The Great Domestic on hearing this, occupied Moglena, seized and immediately put to death the’ Saracen’ and reduced the fort to complete ruin. Bohemund, meanwhile, left Castoria and came to Larissa where he hoped to winter. When the Emperor reached the capital, as already mentioned, he at once set to work-being, as he was, a strenuous worker and never allotting himself any rest-and asked the sultan for troops as well as for some generals with long experience.
The latter consequently sent him 7,000 men with highly experienced leaders, among whom was Camyres who surpassed all in long experience. While the Emperor was arranging and preparing these matters, Bohemund selected a certain portion of his own army, all Franks in full armour, sent them out and they took Pelagonia, Tricala and Castoria off-hand. Then Bohemund himself with his whole army entered Tricala and dispatching a detachment of brave men took Tzibiscus at first assault.
After this he approached Larissa on the festival of St. George the Martyr with all his troops, encircled the walls and proceeded to besiege it. Now the defender of this city was the son of the Emperor’s hereditary servant, Leo Cephalas, and he put up a stout resistance to Bohemund’s engines for six whole months.
Set out from Constantinople
He at once informed the Emperor by letter of the barbarian’s attack. But the Emperor did not immediately start on his march against Bohemund, though burning with impatience, but had to postpone his departure because he was recruiting mercenaries from all quarters. At length after equipping them all fully, he set out from Constantinople. When he was close to the territories of Larissa and had passed over the hill of the Cells, he left the public highroad and the hill, Cissabus, so-called locally, on the right and marched down to Ezeba; this is a Vlach village situated close to Androneia. From this he marched on to a large village, generally called Plabitza, situated somewhere near a river called … here he pitched his camp, entrenching it just sufficiently.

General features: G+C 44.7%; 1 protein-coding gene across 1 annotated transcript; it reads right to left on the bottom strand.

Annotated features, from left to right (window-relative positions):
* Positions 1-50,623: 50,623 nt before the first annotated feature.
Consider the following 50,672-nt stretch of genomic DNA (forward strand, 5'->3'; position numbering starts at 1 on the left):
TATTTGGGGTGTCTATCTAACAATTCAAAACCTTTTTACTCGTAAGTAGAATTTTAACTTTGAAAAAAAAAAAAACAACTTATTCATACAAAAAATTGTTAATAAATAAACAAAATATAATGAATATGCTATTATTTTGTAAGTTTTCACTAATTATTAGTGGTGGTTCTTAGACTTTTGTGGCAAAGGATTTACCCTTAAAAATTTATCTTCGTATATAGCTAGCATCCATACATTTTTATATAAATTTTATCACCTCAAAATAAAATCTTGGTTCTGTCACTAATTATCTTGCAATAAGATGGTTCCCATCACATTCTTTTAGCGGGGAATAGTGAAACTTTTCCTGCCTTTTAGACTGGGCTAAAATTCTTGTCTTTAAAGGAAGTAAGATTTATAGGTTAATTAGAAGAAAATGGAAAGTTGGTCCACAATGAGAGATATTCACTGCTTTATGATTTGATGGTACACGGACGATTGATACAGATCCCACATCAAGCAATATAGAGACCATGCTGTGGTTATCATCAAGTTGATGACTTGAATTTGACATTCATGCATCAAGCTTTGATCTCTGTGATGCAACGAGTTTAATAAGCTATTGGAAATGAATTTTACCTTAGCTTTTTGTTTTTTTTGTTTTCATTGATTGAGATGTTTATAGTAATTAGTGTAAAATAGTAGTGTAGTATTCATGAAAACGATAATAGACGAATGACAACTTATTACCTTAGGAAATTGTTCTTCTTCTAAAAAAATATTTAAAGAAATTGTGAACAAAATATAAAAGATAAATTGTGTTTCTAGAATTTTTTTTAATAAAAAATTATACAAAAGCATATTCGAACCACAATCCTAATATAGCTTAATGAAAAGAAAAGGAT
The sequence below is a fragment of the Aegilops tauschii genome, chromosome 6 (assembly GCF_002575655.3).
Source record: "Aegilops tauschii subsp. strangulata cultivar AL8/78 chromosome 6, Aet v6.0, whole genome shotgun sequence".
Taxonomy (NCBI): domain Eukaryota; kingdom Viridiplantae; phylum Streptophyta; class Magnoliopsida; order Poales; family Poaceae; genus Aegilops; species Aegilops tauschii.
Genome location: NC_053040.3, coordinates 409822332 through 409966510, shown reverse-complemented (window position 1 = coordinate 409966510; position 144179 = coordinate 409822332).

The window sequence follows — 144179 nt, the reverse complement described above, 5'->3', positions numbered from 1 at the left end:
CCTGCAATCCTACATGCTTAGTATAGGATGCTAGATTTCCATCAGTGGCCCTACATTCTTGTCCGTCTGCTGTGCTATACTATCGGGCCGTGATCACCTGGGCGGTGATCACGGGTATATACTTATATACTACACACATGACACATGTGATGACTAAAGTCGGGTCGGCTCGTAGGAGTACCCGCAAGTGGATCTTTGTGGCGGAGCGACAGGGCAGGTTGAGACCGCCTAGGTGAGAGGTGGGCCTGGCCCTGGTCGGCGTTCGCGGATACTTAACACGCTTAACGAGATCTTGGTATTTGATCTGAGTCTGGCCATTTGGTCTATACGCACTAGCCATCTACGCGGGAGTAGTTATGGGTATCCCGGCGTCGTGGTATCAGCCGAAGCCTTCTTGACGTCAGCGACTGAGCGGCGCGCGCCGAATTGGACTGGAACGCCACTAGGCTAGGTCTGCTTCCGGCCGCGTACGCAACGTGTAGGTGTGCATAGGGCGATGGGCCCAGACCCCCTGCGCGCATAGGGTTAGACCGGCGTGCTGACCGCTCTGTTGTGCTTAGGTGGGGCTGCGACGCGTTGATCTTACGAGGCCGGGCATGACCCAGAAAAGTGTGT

Then on again through the gardens of Delphinas, and beyond them to Tricala. And here a messenger bearing a letter from Leo Cephalas (of whom I have already spoken), found him. He wrote very freely as follows: “Know, O Emperor, that up to the present by evincing extreme zeal I have kept this fortress from being taken. Now we are deprived of all foods allowed to Christians and have begun those which are not fitted for us, but even those are now giving out.